Don’t fall victim to Eva AI’s predatory contract

The bright potential for innovation often comes shadowed by ethical dilemmas and exploitative practices. Recently, Gunnar Stone, a well-known figure in the adult industry, took to Twitter to expose a troubling encounter with Eva AI, an AI startup making waves for all the wrong reasons.

Don't fall victim to Eva AI's predatory contract

Eva AI, a company that crafts interactive AI chatbots modeled after real-life content creators and porn stars, promised a lucrative $10,000 signing bonus to lure performers into joining their platform. However, the allure of quick cash belies a darker reality: a predatory contract designed to bind creators indefinitely.

According to Stone’s tweet, Eva AI’s contracts lack a defined term and claim perpetual ownership over all AI-generated content, even if the creator later severs ties with the company.

They try to lure you in with a 10K signing bonus to be on their platform BUT in their contract there is no term & is ‘indefinite’ & if you decide to terminate the contract they still own all AI-generated content they’ve made of you FOREVER!”

Stone warned. This means that Eva AI could continue to profit from a creator’s digital likeness, voice clones, and images, even decades after a creator has left the platform or the industry altogether.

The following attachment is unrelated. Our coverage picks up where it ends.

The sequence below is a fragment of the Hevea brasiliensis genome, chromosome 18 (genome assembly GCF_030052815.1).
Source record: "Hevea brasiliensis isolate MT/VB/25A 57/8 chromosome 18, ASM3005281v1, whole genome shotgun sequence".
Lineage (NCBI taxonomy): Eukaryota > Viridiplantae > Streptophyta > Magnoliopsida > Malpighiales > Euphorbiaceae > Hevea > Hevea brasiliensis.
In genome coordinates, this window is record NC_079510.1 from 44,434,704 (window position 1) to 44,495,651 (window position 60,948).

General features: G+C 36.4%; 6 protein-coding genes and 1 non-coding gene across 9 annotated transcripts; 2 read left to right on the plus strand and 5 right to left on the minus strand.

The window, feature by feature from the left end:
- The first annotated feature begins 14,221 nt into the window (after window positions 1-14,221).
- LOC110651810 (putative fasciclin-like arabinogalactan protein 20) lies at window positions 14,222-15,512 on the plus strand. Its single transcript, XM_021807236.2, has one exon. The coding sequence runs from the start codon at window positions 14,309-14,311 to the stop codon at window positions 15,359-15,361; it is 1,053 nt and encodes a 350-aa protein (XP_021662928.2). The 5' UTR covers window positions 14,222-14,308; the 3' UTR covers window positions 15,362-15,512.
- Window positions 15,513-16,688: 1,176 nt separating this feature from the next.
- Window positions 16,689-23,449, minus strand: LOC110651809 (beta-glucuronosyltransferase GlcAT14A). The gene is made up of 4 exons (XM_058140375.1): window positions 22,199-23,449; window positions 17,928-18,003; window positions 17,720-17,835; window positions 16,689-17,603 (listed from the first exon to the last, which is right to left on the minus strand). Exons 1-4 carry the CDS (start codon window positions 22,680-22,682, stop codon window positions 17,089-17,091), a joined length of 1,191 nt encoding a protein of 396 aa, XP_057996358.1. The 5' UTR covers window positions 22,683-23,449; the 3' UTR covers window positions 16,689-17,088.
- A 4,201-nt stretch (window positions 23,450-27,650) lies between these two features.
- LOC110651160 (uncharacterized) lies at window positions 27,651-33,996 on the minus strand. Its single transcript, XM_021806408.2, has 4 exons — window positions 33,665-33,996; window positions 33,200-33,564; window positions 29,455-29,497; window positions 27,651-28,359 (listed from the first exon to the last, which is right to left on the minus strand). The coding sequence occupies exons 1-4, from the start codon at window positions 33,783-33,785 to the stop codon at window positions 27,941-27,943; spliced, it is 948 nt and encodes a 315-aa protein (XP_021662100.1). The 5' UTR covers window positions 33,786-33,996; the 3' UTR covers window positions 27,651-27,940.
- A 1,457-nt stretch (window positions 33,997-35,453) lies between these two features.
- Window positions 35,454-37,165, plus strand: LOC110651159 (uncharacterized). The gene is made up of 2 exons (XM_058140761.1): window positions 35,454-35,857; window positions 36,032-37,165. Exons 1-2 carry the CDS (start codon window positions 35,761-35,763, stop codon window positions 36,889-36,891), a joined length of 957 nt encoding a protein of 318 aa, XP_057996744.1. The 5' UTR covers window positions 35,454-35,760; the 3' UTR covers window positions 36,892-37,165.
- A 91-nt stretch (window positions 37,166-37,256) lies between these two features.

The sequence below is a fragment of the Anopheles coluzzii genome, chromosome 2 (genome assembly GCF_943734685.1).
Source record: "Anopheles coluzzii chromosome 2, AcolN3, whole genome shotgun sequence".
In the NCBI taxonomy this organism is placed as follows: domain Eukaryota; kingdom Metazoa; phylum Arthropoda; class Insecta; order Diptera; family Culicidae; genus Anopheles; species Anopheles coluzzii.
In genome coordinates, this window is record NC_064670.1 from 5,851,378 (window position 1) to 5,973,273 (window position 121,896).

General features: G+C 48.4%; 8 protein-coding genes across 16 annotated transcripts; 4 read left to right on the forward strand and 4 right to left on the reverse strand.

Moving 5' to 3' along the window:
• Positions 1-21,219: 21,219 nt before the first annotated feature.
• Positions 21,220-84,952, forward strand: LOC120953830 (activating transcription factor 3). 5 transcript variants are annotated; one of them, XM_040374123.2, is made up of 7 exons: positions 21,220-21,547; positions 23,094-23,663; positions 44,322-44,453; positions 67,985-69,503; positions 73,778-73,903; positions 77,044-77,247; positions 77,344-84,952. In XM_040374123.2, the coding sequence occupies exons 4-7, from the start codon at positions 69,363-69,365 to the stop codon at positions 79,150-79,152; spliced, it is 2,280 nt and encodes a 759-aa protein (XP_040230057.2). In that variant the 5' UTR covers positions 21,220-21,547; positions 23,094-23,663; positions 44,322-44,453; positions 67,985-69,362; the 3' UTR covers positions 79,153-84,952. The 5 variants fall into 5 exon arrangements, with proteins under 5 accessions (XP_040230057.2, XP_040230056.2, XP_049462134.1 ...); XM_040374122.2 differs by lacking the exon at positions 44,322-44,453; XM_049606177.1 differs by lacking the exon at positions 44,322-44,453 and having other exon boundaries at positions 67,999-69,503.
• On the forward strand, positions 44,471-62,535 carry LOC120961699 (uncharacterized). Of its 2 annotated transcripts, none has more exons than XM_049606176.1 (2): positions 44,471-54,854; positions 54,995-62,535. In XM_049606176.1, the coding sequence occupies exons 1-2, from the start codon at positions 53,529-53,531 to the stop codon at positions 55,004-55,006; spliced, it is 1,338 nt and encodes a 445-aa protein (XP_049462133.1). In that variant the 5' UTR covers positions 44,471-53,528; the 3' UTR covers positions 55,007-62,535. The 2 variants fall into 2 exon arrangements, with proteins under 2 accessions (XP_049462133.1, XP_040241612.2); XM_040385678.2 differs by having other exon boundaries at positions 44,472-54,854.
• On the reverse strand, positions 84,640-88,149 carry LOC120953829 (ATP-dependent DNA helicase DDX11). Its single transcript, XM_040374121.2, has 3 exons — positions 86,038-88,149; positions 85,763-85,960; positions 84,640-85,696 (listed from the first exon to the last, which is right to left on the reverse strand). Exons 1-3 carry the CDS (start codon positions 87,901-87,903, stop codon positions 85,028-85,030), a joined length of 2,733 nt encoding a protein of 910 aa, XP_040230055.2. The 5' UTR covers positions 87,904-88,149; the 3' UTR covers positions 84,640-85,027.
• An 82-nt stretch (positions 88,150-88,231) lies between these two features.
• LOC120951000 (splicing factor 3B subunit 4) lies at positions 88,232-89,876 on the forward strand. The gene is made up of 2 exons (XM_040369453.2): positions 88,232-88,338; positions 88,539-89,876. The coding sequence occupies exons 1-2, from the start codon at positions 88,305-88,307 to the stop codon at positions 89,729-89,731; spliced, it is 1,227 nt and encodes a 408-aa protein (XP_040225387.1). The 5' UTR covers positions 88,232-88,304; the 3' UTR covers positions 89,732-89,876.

When Stone’s manager and legal team attempted to negotiate the terms, Eva AI reportedly refused to make any concessions.

Don't fall victim to Eva AI's predatory contract

Stone highlighted the disparity in treatment between high-profile creators and less known individuals, suggesting that the company uses well-known figures to attract and exploit smaller, more vulnerable creators.

“Maybe you just got special treatment cause you’re a big name and could use having you as a model to help them take advantage of smaller creators,” Stone speculated.

This situation raises significant ethical questions about the rights of digital content creators and the extent to which companies can and should be allowed to control and profit from the digital replicas of real individuals. It highlights a growing concern in the tech industry about the potential for AI to be used in ways that strip individuals of their rights to their own digital and physical likenesses.

Legal experts argue that such contracts, while technically legal, exploit creators who may not fully understand the implications of signing away their digital rights in perpetuity.

Consumer advocacy groups are calling for clearer regulations and greater transparency in how companies like Eva AI operate, ensuring that creators are fully informed and fairly compensated for the use of their likenesses.

For now, Gunnar Stone’s experience serves as a stark warning to all content creators: the shine of a signing bonus might be tempting, but the cost of losing control over one’s digital self could be much higher.

As AI continues to integrate into more aspects of our lives, the need for vigilance and advocacy in protecting the rights of individuals only grows stronger.

You can follow Gunnar Stone on X at @getstonedxxx.



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